Dinner came and went, we had a nice fire, so we could stay up a little later. I think we might have started reminiscing about our adventures already, I wouldn’t be surprised if Kevin hadn’t asked “So, what’s the plan tomorrow?” because Kevin just needs to know that stuff. That plan was supah simple. We were in no hurry, and Needleton was less than a half mile of flat as fuck walking. The train is due in at 10:30. We couldn’t possibly miss it.

The light faded, we stopped adding wood to the fire, people drifted off to their sleeping arrangements, and I hung out until the fire had died down enough, that I could drench it simply, and then I too crawled into my bag. I am sure everyone could hear the river, but situated, as I was, under my tarp, there was no barrier to the sound, and I still had to count backwards to try and nod off.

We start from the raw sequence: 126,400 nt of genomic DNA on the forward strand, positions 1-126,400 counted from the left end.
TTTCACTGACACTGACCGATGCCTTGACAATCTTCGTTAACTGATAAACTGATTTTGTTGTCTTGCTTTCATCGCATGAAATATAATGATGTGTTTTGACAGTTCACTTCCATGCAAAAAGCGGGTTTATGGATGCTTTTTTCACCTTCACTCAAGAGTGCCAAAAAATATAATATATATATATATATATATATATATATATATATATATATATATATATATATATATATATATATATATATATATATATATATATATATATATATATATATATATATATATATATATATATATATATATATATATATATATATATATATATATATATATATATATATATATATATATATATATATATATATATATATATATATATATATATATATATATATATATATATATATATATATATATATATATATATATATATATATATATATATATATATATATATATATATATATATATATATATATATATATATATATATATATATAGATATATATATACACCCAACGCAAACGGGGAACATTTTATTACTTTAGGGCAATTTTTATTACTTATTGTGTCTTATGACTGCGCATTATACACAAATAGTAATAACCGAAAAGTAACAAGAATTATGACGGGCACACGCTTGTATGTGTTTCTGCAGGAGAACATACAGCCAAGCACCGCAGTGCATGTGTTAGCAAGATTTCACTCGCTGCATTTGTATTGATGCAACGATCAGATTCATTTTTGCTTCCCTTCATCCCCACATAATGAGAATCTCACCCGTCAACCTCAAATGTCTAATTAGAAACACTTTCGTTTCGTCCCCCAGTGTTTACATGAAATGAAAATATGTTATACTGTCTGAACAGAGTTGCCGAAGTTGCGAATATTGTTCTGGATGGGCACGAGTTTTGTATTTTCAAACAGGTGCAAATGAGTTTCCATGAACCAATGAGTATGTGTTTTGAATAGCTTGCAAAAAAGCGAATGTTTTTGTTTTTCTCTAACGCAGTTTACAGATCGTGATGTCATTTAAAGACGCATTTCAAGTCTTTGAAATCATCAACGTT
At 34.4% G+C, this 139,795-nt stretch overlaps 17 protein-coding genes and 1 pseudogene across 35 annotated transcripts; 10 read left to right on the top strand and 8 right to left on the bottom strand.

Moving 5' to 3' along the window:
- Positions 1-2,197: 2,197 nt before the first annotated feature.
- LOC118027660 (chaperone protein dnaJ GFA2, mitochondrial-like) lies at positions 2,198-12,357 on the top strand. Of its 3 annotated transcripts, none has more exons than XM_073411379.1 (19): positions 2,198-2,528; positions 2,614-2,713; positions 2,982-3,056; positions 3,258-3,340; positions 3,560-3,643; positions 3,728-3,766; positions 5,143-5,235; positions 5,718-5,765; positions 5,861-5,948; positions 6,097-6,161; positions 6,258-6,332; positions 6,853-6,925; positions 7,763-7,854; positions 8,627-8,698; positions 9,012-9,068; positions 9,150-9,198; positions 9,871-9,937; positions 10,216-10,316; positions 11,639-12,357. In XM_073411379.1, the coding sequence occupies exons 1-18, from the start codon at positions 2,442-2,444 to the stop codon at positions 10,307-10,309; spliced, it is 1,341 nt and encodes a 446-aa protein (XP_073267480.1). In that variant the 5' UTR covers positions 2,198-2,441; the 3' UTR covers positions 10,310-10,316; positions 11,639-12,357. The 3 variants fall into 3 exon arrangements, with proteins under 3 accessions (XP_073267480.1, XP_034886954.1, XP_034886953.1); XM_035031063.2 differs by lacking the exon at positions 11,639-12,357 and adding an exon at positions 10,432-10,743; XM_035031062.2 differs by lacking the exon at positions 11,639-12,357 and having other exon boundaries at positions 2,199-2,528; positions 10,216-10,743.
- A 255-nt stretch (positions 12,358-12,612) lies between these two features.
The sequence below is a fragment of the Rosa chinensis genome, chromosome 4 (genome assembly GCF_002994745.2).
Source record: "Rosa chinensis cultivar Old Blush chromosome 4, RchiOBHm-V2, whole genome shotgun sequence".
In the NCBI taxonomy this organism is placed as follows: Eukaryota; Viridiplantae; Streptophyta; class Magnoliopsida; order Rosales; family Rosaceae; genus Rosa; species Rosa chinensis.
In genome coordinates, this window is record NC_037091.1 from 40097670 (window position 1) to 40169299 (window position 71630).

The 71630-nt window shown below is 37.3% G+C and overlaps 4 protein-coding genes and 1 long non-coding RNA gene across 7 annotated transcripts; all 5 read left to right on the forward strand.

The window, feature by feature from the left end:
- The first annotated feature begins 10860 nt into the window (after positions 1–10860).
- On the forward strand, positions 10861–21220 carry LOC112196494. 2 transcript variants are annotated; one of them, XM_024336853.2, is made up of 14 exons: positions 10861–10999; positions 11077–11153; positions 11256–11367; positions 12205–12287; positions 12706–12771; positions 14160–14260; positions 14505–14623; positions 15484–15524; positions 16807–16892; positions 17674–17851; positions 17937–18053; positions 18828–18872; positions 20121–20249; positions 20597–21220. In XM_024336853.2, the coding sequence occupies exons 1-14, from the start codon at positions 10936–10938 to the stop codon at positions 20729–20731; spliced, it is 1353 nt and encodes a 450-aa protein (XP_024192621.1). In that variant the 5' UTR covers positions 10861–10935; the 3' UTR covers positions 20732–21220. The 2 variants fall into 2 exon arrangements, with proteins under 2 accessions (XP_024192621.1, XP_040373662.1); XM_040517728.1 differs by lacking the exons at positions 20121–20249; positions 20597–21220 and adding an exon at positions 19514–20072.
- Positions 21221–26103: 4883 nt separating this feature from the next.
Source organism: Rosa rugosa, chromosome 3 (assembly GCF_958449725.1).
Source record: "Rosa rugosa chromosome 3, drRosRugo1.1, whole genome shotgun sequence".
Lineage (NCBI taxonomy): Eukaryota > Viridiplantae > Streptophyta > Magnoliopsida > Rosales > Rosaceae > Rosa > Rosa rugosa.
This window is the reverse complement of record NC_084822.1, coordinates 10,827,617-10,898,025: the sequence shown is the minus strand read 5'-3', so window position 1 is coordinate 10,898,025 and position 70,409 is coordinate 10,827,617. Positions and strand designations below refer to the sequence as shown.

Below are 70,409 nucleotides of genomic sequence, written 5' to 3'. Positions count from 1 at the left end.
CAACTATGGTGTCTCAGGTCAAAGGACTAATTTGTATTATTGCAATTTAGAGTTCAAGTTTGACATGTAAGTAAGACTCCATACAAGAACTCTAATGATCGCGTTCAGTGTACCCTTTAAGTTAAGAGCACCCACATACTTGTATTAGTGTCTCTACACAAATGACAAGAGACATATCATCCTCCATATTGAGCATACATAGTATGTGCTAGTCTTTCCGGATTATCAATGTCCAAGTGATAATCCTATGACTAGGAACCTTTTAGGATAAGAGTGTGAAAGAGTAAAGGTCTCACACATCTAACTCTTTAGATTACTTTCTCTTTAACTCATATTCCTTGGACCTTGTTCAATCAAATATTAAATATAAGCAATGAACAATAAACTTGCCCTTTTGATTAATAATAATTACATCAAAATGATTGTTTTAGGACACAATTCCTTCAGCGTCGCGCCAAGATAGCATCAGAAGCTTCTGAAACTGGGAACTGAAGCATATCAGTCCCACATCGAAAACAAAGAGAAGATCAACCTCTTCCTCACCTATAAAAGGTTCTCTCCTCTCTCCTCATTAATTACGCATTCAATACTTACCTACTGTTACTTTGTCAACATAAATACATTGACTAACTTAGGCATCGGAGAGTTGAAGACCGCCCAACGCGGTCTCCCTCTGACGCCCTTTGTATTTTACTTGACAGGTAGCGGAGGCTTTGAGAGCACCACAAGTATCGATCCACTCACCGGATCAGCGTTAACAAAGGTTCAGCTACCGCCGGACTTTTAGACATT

A Story